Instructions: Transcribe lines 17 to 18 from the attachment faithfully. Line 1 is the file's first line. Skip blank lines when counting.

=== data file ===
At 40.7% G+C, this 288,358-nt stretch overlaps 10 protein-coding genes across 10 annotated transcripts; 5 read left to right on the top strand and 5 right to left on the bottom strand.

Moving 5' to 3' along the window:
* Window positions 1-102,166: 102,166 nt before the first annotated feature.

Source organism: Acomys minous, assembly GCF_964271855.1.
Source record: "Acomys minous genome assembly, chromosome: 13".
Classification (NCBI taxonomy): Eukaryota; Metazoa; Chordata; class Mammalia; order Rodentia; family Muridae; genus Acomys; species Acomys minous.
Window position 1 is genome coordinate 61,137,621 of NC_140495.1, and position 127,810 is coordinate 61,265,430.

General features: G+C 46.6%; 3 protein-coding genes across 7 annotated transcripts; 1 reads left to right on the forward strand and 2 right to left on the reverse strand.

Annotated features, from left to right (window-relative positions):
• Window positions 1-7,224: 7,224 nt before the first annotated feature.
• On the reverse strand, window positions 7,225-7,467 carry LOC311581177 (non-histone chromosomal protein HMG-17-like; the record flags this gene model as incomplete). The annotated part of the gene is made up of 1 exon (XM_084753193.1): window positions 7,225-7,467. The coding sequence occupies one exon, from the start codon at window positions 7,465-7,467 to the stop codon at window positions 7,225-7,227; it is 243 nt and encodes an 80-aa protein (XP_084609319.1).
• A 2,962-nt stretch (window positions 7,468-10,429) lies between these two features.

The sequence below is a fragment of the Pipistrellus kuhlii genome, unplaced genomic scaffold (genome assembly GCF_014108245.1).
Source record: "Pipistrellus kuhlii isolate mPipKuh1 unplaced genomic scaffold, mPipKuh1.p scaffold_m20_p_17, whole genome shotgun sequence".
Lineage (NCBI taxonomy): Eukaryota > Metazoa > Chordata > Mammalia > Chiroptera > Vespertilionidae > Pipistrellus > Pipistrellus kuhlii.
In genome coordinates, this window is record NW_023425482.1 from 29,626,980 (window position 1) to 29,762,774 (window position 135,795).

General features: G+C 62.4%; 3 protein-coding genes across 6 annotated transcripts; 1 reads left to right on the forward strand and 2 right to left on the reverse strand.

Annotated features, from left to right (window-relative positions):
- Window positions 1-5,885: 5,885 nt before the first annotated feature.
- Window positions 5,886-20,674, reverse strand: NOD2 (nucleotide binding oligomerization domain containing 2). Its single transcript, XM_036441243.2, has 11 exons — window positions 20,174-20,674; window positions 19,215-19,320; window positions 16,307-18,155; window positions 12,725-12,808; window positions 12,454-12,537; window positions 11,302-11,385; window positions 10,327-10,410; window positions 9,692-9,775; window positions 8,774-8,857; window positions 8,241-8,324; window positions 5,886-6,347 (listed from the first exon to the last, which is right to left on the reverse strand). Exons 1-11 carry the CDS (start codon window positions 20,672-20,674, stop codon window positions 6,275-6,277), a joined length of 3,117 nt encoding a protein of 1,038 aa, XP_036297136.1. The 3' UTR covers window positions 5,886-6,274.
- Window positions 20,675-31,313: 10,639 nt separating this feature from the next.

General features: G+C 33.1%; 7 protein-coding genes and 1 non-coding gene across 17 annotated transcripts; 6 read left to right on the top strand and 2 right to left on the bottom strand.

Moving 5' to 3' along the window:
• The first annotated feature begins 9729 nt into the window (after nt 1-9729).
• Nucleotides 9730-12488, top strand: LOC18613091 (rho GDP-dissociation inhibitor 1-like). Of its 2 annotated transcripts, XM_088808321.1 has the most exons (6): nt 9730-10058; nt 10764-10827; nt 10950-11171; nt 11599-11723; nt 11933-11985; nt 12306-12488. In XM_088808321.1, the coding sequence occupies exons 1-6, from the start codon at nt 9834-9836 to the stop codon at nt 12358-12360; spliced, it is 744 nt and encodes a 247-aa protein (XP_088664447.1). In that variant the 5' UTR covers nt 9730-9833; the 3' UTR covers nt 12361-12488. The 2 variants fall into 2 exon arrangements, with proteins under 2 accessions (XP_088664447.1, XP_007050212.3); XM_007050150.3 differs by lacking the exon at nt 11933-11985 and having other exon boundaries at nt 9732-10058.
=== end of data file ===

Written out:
General features: G+C 62.4%; 3 protein-coding genes across 6 annotated transcripts; 1 reads left to right on the forward strand and 2 right to left on the reverse strand.

Annotated features, from left to right (window-relative positions):